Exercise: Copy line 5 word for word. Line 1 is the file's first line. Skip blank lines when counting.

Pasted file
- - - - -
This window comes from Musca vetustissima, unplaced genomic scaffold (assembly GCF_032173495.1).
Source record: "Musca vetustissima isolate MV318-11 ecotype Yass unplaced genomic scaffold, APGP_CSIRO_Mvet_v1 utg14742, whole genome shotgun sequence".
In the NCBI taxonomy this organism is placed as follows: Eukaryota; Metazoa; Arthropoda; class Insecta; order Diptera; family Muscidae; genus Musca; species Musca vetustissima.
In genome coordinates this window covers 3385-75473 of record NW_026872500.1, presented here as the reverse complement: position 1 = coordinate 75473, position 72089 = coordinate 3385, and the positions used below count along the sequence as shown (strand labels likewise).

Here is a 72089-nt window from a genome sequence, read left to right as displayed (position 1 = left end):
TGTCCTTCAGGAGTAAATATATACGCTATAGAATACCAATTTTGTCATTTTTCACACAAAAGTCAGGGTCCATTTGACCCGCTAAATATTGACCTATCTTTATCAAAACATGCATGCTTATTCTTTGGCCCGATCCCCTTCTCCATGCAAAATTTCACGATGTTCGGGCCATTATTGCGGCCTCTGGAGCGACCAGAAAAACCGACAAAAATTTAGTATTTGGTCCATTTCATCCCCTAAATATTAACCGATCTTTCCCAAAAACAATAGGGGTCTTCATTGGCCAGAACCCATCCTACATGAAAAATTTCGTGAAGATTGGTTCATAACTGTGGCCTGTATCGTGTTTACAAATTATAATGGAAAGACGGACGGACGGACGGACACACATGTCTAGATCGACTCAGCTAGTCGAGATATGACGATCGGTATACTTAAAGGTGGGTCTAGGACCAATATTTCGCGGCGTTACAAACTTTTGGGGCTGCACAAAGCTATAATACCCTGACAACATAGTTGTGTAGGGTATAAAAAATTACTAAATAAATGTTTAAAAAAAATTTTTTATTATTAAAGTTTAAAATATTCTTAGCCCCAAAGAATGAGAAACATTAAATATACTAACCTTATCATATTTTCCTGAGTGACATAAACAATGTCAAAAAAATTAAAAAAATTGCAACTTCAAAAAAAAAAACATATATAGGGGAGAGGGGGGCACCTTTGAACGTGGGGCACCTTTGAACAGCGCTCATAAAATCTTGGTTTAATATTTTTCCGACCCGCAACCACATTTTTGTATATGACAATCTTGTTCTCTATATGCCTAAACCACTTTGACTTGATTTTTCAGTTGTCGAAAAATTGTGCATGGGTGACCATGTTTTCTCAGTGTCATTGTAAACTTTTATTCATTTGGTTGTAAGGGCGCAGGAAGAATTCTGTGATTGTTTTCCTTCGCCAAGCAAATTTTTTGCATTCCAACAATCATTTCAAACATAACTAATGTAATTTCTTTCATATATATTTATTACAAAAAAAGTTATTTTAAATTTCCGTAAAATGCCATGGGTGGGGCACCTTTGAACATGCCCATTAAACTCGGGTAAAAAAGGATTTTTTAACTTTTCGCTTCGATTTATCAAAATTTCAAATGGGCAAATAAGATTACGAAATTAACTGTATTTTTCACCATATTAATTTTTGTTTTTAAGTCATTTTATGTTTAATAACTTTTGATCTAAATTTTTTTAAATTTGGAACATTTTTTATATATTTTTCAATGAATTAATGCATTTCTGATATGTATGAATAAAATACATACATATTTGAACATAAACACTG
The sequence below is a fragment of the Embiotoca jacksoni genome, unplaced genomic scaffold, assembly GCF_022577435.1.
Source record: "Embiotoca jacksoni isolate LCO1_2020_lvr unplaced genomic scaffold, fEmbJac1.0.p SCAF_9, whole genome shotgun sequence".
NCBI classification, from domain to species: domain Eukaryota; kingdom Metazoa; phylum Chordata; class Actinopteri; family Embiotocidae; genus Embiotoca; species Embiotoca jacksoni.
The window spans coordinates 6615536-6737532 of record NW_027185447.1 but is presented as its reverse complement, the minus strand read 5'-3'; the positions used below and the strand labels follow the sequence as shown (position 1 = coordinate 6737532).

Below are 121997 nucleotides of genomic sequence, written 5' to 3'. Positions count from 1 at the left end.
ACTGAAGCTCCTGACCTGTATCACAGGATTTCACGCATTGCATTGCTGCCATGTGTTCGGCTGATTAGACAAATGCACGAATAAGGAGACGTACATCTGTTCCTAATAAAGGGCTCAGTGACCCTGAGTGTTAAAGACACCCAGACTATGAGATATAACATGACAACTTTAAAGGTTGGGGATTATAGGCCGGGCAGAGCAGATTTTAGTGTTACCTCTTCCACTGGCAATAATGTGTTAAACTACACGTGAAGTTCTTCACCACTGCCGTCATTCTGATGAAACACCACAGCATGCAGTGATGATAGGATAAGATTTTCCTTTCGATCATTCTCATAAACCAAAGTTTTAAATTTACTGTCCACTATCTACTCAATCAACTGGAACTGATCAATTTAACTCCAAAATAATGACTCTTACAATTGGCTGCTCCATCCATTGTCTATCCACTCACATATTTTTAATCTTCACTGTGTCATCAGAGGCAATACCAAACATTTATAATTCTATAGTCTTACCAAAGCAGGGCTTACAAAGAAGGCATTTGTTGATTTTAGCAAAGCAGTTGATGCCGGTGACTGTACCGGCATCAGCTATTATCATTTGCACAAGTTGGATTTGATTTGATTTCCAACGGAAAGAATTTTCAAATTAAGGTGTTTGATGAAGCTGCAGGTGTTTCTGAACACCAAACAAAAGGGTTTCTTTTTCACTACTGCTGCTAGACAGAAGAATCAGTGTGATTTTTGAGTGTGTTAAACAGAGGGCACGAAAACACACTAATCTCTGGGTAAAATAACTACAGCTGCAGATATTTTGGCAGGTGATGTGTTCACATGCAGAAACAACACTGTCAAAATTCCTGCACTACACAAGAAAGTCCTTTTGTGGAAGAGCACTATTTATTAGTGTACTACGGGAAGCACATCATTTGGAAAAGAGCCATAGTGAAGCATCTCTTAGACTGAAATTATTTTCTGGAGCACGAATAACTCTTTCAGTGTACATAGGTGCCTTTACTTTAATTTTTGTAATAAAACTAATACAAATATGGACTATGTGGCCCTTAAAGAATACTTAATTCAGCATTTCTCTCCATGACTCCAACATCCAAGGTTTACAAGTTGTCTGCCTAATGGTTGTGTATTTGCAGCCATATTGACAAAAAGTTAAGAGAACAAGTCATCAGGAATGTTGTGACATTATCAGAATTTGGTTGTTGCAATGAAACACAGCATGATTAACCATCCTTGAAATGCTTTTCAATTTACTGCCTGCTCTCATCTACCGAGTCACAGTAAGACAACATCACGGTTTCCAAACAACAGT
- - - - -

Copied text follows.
Here is a 72089-nt window from a genome sequence, read left to right as displayed (position 1 = left end):